SunRims SW6000, just signifies they are double walled wheelchair rims.. they come in 24", 25" and 26" sizes to my knowledge.

  4. #4
    Senior Member
    Join Date
    Mar 2008
    Perth, Western Australia
    Welcome Ryan...I’ve been on this forum for a few an almost 15 year old son. He used that same stander until he became too tall for it, but it’s still sitting in our attic upstairs, so I’ve just been to check it. The rims are the same as you’ve described, but I see no markings on the tire itself, so does that mean you can only see the markings once the tire is pulled off the rim? I can tell that they are on there tightly...they don’t budge, do they?!?!?

    (Obviously your daughter must use hers a lot more that my son did...his tires definitely don’t need replacing!).
    Gordon, father of son who became t6 paraplegic at the age of 4 in 2007 as a result of surgery to remove a spinal tumour.

  5. #5
    This page shows the wheel sizes they used:
    I see 20, 27 and 35.
    And you can call them with the serial number: 800-571-8198 for the correct information.
    I have had periodic paralysis all my life. I lost my ability to walk in 2011 beginning with a spinal block, which was used for a hip fracture caused by periodic paralysis.

  6. #6
    Thanks everybody for the responses. When I get home from work today I'll get some pictures. Not trying to be cagey on not including the tire numbers. I'll include that information as well. Thanks!

  7. #7
    The ETRTO/ISO tire-sizing system is the ONLY consistent cross-discipline tire-sizing system. Sheldon Brown (RIP) offers a glimpse into the nightmare of tire sizing:

    I run 25-559 (aka 25x1" in wheelchair world, 559=26" in mountain bike world [road bike world is different still], etc., etc.). 25-540 is the most common manual wheelchair tire size (aka 24"). Look for ETRTO style numbers on your tire; only with those can assure a proper fit. Inch sizing varies substantially among closely related uses/disciplines.
    Last edited by chasmengr; 06-26-2018 at 03:06 AM.
    TiLite TR3
    Dual-Axle TR3 with RioMobility DragonFly
    I am a person with mild/moderate hexaparesis (impaired movement in 4 limbs, head, & torso) caused by RRMS w/TM C7&T7 incomplete.

    "I know you think you understand what you thought I said, but what I don't think you realize is that what you heard is not what I meant."

  8. #8

    Reply with Pictures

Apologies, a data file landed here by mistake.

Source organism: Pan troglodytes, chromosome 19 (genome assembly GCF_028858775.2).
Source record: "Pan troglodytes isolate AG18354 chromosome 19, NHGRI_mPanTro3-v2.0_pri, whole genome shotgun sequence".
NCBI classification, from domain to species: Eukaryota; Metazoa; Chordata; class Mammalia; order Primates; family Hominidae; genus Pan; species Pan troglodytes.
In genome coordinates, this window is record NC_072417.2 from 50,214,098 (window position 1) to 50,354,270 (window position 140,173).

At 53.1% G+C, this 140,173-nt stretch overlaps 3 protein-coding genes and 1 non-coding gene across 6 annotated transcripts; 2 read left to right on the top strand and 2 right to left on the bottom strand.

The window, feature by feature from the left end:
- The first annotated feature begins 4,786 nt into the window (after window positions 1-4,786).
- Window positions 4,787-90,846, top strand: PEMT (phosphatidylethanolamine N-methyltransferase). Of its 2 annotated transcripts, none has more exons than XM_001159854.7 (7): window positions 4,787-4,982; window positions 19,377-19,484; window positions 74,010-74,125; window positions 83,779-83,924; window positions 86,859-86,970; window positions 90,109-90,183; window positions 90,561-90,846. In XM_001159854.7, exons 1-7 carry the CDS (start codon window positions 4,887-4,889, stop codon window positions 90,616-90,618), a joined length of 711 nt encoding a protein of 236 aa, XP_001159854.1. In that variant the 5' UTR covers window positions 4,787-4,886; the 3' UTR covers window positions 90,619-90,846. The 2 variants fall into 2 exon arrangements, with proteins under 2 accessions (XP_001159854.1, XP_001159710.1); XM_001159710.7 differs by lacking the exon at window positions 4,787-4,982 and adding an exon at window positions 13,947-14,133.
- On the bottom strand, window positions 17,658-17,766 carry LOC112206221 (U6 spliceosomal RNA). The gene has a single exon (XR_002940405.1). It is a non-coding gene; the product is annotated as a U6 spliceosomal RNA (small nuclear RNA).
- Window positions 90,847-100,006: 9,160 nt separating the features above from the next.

For some reason my reply with pictures didn't show up. I'll try it again. Here are some links to my pictures on Google drive that show what I'm dealing with:

    Here is a picture that shows me with the unmounted tire and the new one, stretching as hard as I can. We had attempted to stretch the new one with a Porter Cable heat gun and an industrial come-along but you can see that the old one is much "longer" than the new:

    Here is an image of the unmounted tire next to the new one, showing the same numbers on both 24x1 (540 mm):

    Here is the brand (Shox):

    Here is the outside diameter of the mounted tire:

    Here is the new tire resting on top of the wheel assembly:

    Here is the outside diameter of the unmounted rim:

    Here is a picture showing the new tire inside of the unmounted tire:

    Here are pictures of the outside diameter tire size of both just lying on the ground unmounted:

    Here is the wheel model:

    Thanks everyone for your replies. Based on the pictures above it seems that the original tire has been modified in some way.

    NW-Will - It sounds like what you are saying is that the outside diameter of a 26" tire should be roughly 26" (LOL). That would seem to point to the original 24" tires I have having been modified in some way (heat) to force them onto the rim. That lines up with what Rifton told me and also the look/feel of the original tires. If you notice the logo appears much larger on the originals and also the bead seems stretched unnaturally when comparing the 2 tires.

    Gordy1 - We have 2 of the Rifton standers (both K150 versions). When the tires wore out on the original we bound a cheapy on ebay and had it powder coated. Now we have the frame for 2 but she wore out the tires on the new one also. So, we have 2 sets of worn out rims/tires. The one that we got new had the Shox tires with the 24x1 (540 mm) labeling.

    nonoise - thanks for the link. That is interesting. When I called Rifton and they gave me a quote for new rims/tires it showed 26 inches on my quote. Which contradicts the literature here. The actual diameter is about 26 1/4" (maybe a hair less accounting for the angle of the spokes and the tape measure.

    Thanks for the link chasmenger.

    Does it seem like from the pictures that our rims are really 26" and the original tires have been somehow modified? The difference between the old and new tires is substantial. Plus, the outside diameter of the mounted tire is just a hair over 26". That makes me think I should try ordering a 26x1 (590) to see how it goes. Is there any way to measure the rim itself and know for sure what tires are needed?


  9. #9
    Ryan, your original post (and second one) did not show up because for new members, posting a response with a lot of external links is flagged as spam by the software, and needs to be approved by a moderator to appear. I will remove the duplicate post once you see this message.

    In addition, there is a way to put your pictures directly onto your post from your computer without posting links. Here is the information:

    The SCI-Nurses are advanced practice nurses specializing in SCI/D care. They are available to answer questions, provide education, and make suggestions which you should always discuss with your physician/primary health care provider before implementing. Medical diagnosis is not provided, nor do the SCI-Nurses provide nursing or medical care through their responses on the CareCure forums.

  10. #10
    Got it, Makes sense. Thanks a lot for the info about pictures!


Similar Threads

  1. Wheelchair tires
    By elizabeth422 in forum Equipment
    Replies: 9
    Last Post: 05-06-2012, 02:58 AM
  2. Wheelchair tires - non-air filled
    By pablo32 in forum Equipment
    Replies: 9
    Last Post: 04-06-2012, 01:45 PM
  3. Wheelchair Tires
    By WonderDerek in forum Equipment
    Replies: 8
    Last Post: 09-11-2006, 01:43 AM
  4. Wheelchair Tires
    By Jim in forum Life
    Replies: 3
    Last Post: 09-17-2003, 02:06 PM
  5. wheelchair tires & tar
    By rrd in forum Life
    Replies: 4
    Last Post: 08-06-2002, 06:44 AM

Posting Permissions

  • You may not post new threads
  • You may not post replies
  • You may not post attachments
  • You may not edit your posts